Optical Molecular Imaging

Over the past 10 years the Bradley group has had a very close relationship with the groups of Professor Chris Haslett and Dr Kev Dhaliwal (both in the Medical School) in the area of Optical Molecular Imaging.

The driver for all the activity in this area is clinical pull and need – working with clinicians on a day-to-day basis. The ambition and desire is to translate into man to provide clinicians with enhanced information on disease status.

• The team’s first reagent (from bench to beside) has entered first-in-man trials.
• The team has set up its own GMP production facility.

One of our main research lines is focused in the field of optical imaging, in collaboration with Prof. Haslett and Dr. Dhaliwal groups (MRC/Centre for Inflammation Research, University of Edinburgh). The aim of this multidisciplinary research programme is the development of ‘smart probes’ for the non-invasive fluorescent imaging of key targets in several diseases including cancer, inflammatory disease and cystic fibrosis. The ability to use this approach to specifically monitor the presence of a pathogen, the activity of an enzyme or other biological processes, in a non-invasive manner at the target organs would aid early diagnosis and enable stratification of patient care. This approach also allows the rapid design and testing of new drugs.

Different projects in this area are being funded by MRC, WT and EPSRC. As a result, "smart" probes for Human Neutrophil Elastase and activated neutrophils to detect lung inflammation in real time have been developed and led to the first "smart" probe for human use with Optical Confocal Laser Endomicroscopy (OCLE) filing the first patent in the area.

Other projects in course are aimed to create novel active chemical "smart" probes for detection or bacteria, and optical molecular probes for the in situ measurement of different biomarkers in fibrosis.

Most recently, the Bradley group has developed probes for neutrophil imaging shown by the following image.

neutrophil imaging

Recent papers include:

1) In situ identification of Gram-negative bacteria in human lungs using a topical fluorescent peptide targeting lipid A
A. R. Akram, S. V. Chankeshwara, E. Scholefield, T. Aslam, N. McDonald, A. Megia-Fernandez, A. Marshall, B. Mills, N. Avlonitis, T. H. Craven, A. M. Smyth, D. S. Collie, C. Gray, N. Hirani, A. T. Hill, J. R. Govan, T. Walsh, C. Haslett, M. Bradley and K. Dhaliwal

2) Enhanced avidity from a multivalent fluorescent antimicrobial peptide enables pathogen detection in a human lung model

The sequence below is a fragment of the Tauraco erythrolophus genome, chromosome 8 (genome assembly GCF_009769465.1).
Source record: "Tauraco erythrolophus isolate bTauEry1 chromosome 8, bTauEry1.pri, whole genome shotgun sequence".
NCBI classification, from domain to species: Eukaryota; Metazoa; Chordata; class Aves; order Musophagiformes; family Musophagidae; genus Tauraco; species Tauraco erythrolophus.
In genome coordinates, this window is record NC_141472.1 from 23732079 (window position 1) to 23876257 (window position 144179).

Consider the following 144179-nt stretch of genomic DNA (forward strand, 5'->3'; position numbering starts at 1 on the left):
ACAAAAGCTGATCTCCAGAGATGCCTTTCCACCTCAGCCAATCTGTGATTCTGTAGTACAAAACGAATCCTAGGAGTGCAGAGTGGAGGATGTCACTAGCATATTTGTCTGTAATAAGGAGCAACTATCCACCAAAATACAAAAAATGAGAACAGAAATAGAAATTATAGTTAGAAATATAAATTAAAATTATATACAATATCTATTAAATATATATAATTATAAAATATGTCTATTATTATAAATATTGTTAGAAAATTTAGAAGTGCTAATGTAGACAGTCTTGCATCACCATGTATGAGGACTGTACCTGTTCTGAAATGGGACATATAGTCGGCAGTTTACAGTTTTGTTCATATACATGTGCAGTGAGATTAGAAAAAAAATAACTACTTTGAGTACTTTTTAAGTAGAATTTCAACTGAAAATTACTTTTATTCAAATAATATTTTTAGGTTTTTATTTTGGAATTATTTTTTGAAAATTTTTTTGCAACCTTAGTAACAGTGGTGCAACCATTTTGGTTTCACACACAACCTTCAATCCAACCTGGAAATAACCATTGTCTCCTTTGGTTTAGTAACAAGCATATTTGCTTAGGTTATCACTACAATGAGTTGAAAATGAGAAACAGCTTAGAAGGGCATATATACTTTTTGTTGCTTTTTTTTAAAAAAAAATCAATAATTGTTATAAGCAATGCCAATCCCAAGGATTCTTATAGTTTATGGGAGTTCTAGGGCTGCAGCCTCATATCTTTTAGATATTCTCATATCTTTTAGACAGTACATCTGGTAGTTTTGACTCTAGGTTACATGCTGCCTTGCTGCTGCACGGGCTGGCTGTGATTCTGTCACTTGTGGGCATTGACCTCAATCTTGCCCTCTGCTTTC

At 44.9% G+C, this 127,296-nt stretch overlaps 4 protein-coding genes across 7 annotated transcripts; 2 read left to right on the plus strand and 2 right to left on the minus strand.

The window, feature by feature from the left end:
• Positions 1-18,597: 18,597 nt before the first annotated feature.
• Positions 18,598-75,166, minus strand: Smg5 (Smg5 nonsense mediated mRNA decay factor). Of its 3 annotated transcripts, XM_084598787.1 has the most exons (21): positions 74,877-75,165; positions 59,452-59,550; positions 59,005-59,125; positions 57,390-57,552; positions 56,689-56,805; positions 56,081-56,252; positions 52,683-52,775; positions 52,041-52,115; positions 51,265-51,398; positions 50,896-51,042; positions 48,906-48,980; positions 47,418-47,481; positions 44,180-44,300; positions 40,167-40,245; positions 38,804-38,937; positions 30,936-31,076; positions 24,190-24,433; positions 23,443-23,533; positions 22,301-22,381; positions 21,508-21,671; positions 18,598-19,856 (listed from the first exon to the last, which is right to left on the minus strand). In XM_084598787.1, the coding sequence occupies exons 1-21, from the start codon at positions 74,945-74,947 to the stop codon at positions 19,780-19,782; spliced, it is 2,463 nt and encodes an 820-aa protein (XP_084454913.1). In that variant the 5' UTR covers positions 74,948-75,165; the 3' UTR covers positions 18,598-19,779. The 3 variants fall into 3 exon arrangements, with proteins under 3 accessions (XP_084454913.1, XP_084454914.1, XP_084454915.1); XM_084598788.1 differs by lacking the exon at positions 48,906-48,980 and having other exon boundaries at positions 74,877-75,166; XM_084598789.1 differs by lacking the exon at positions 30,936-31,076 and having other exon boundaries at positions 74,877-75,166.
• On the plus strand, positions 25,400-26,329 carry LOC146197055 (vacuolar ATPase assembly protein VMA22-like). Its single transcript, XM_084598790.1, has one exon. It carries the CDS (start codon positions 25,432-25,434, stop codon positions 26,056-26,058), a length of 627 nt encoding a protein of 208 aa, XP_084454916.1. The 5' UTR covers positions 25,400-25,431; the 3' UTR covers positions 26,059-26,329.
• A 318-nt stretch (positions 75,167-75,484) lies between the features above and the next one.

A. R. Akram, N. Avlonitis, E. Scholefield, M. Vendrell, N. McDonald, T. Aslam, T. H. Craven, C. Gray, D. S. Collie, A. J. Fisher, P. A. Corris, T. Walsh, C. Haslett, M.Bradley and K. Dhaliwal

3) Bimodal fluorogenic sensing of matrix proteolytic signatures in lung cancer
Megia-Fernandez, B. Mills, C. Michels, S. V. Chankeshwara, N. Krstajić, C. Haslett, K. Dhaliwal and M. Bradley

4) Super-silent FRET Sensor Enables Live Cell Imaging and Flow Cytometric Stratification of Intracellular Serine Protease Activity in Neutrophils
Craven, T.H., Avlonitis, N., McDonald, N. et al.

5) A Labelled-Ubiquicidin Antimicrobial Peptide for Immediate In Situ Optical Detection of Live Bacteria in Human Alveolar Lung Tissue
Akram, A. R., Avlonitis, N., Lilienkampf, A., Perez-lopez, A. M., Mcdonald, N., Chankeshwara, S. V., Scholefield, E., Haslett, C., Bradley, M. & Dhaliwal, K.

6) Wash‐free, peptide‐based fluorogenic probes for microbial imaging
A. Baibek, Muhammed Üçüncü, E. A. Blackburn, A. Lilienkampf and M. Bradley

7) Polymyxin-based photosensitizer for the potent and selective killing of Gram-negative bacteria
M. Ucuncu, B. Mills, S. Duncan, Matteo Staderini, Kevin Dhaliwal and M. Bradley

8) In-situ imaging of neutrophil activation in the human alveolar space with neutrophil activation probe and pulmonary optical endomicroscopy
T. Craven, T. Walton, A. Akram, N. McDonald, E. Scholefield, T. Walsh, C. Haslett, M. Bradley and K. Dhaliwal

Further Information

Professor Bradley is the principal investigator of the EPSRC project PROTEUS in Optical Imaging and Sensing. This £11.3M project is an Interdisciplinary Research Collaboration and involves some 18 post-docs and some 10 research groups that includes groups in optical physics, chemistry, biology and informatics. There are also some 20 PhD students working in the PROTEUS project.

Proteus (http://www.proteus.ac.uk) - funded by EPSRC

The company Edinburgh Molecular Imaging was spun-out in 2014 as a result of the team's work in the area of Optical Imaging Probes.

Edinburgh Molecular Imaging (http://www.edinimage.com/)

• Professor Mark Bradley is principal Investigator of the EPSRC and MRC CDT in Optical Medical Imaging which has been established to ensure that the UK has a strong and sustained pipeline of future scientific leaders and innovators in optical medical imaging encompassing the molecular, cellular, preclinical and clinical applications of physical and biomedical science in this priority area. 60 PhD students will be recruited over the following five years with the programme running for eight years.

In conjunction with OPTIMA CDT (http://www.optima-cdt.ac.uk/) - funded by EPSRC and MRC

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